New science teacher, Mr. Steve Cornell, starts a spark in the Seabury Hall community

Elizabeth Thibaudeau, Staff Writer

Hang on for a minute...we're trying to find some more stories you might like.


Email This Story






Keeping students interested in the natural world can be a challenge. However, Seabury Hall’s new science teacher Mr. Steven Cornell knows exactly how to promote science, as an exciting way to learn about our world through his bright personality and hands-on science experiments.

Cornell was born in Camp Lejeune, North Carolina. When he reached his early teenage years, his family moved to Roswell, New Mexico, where he attended middle school and high school.

Cornell’s high school differed in the opportunities that students can find here at Seabury Hall. He said, “One thing that I can remember about my high school is that we had a vocational education program, so when I was a junior in high school I became a certified nurse’s assistant.” Other than that, Cornell describes himself as being an average high school student with big dreams of one day becoming a fighter pilot.

He started off his education at Mesa Community College (MCC) in Mesa, Arizona, where he majored in nursing. From MCC, he then transferred to Arizona State University (ASU) to take sociology classes because he thought he wanted to be a sociologist. Before he got his sociology degree, he realized he wanted to be an astronaut, so from ASU, he transferred to Embry Riddle Aeronautical University, where he earned a bachelor’s degree in Science, Technology, and Globalization.

Different career choices have lead Cornell on many different journeys. For a little while, he decided to have some fun waiting tables at a quaint restaurant in Albuquerque. He said, “After doing this for a little while I thought to myself, I can wait tables anywhere in the world, why am I in Albuquerque New Mexico?”

Cornell moved to Maui at the age of 32, and after his move, he realized he wanted to be a science teacher. He said, “I was just wandering around life trying to figure out what I was going to do, and once I moved to Maui, I just figured it all out.”

After falling in love with the island, Cornell looked for a job that would involve something he loved and would pay well enough to live here for the rest of his life. He found a job as a science teacher at Lahainaluna High School and started graduate school in 2003 and earned his master’s degree in secondary education from the University of Phoenix.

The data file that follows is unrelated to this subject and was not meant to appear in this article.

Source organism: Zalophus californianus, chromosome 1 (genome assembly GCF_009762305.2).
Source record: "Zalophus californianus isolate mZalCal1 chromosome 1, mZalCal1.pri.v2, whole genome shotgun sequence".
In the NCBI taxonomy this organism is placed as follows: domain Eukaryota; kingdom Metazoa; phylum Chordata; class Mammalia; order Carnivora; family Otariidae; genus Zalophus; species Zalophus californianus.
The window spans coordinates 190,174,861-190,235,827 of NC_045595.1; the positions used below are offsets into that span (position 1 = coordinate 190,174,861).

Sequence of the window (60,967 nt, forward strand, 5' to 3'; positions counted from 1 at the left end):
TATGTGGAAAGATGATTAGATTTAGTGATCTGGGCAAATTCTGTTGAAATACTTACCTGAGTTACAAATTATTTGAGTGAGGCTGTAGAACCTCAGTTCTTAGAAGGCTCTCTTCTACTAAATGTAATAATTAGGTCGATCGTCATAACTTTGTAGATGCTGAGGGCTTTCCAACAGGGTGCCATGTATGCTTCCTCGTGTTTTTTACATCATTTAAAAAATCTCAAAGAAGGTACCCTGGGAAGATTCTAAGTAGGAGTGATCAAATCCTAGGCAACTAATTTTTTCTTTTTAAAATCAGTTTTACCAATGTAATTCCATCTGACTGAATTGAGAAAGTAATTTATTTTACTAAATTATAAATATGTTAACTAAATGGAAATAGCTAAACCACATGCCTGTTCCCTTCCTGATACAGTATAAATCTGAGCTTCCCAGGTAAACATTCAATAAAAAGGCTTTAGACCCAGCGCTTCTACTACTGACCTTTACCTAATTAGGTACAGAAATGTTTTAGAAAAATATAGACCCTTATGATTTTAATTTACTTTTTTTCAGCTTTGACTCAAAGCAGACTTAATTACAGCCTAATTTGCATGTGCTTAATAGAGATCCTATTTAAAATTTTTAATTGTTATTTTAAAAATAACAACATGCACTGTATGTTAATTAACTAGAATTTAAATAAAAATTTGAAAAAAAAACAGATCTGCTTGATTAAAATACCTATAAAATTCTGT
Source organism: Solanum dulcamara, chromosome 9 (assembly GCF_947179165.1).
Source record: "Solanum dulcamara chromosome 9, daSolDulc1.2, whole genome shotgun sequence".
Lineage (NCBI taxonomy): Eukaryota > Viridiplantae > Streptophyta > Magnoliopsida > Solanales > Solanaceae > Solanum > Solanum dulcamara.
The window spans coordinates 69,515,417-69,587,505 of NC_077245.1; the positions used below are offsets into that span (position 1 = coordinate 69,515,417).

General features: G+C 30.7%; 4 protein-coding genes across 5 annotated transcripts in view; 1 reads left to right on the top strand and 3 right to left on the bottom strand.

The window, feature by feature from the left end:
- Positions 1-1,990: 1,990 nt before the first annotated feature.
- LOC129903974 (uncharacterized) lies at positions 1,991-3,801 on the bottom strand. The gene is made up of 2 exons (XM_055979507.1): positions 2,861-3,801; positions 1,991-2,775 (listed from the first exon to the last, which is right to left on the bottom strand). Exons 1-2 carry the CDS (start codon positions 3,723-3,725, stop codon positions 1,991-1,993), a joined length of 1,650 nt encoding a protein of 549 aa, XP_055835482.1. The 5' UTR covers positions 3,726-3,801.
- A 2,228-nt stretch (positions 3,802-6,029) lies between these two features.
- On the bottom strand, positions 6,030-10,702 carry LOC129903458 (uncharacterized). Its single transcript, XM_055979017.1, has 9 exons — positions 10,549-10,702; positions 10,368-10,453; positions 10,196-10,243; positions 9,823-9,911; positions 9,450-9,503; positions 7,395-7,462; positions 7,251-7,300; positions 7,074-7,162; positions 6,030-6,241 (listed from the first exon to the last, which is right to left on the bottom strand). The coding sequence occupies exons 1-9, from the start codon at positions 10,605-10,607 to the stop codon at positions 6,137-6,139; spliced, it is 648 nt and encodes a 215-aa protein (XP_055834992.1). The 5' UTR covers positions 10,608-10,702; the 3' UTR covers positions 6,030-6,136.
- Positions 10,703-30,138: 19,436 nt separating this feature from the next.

During his 13 years at Lahainaluna, he started a hands-on biotechnology lab course, where students were able to learn current molecular biology techniques and use the same science equipment and tools that are found in research labs and industries around the world. He looks forward to bringing this advanced science education to Seabury Hall.

Change has been a constant in Cornell’s life. He believes that the changes he has made throughout his life have brought him here. He said, “What brought me to Seabury Hall? Well, there was a job opening! But that’s not really what brought me here. God brought me to Seabury Hall. Everything just worked out and was the right timing.”

Cornell has a set of goals he would like to achieve this year with his students. He explained, “I really believe that science should be hands on, and that our students here should start working with types of technology and science that they will be seeing at major universities and colleges.”

This year, one of Mr. Cornell’s goals for every one of his students is to experience science firsthand through interesting experiments conducted in the lab rather than just reading it from a book or conducting online simulations.

Describing himself to be a lively person who is excited to learn and teach, Cornell said, “What makes me unique is my energy level, positivity, and my wanting to use different ways to help students learn science.”

Kallalei Ryden, a sophomore in Cornell’s Chemistry class said, “I am excited to be in Mr. Cornell’s class this year because we conduct many fun experiments, he explains what we will be doing very well, and he teaches us how to take data on the experiments.”

Alastair Hebard, another new science teacher here at Seabury Hall said, “Mr. Cornell has proven to be a wealth of knowledge and a pleasure to work with. I am glad to be able to work with him as a team member in creating biology curriculum.”

Cornell has one piece of advice for every Seabury student here: “My advice to all students would be to not get caught up in drugs and alcohol; it will always be around and it is always best to stay as far away from it as possible because all it will do is waste your time and energy.”

Cornell is proud of the job that he has serving the community by educating young adults and getting the chance to watch their minds grow. He said, “I like my job because I get to help students. I think that it is a honorable and noble profession, and I like that I can take it really seriously and be professional. I’m definitely not in it for the vacations, but to really try and make a difference in students’ lives and get them interested in a career in science, or just to even help them to understand the science we all experience.”

In his spare time, he enjoys spending time with his wife, Bridget, and two beagles, Charlie and Oliver. He also likes kiteboarding, and reading about molecular biology. He and his wife like building items such as shelves, tables, wall hangings or anything else they need for the inside of their house.

Cornell is looking forward to meeting new families and becoming involved in the Seabury community. “I know Seabury is a unique and special place, and I look forward to becoming a part of it.”

Print Friendly, PDF & Email

Navigate Right
Navigate Left
New science teacher, Mr. Steve Cornell, starts a spark in the Seabury Hall community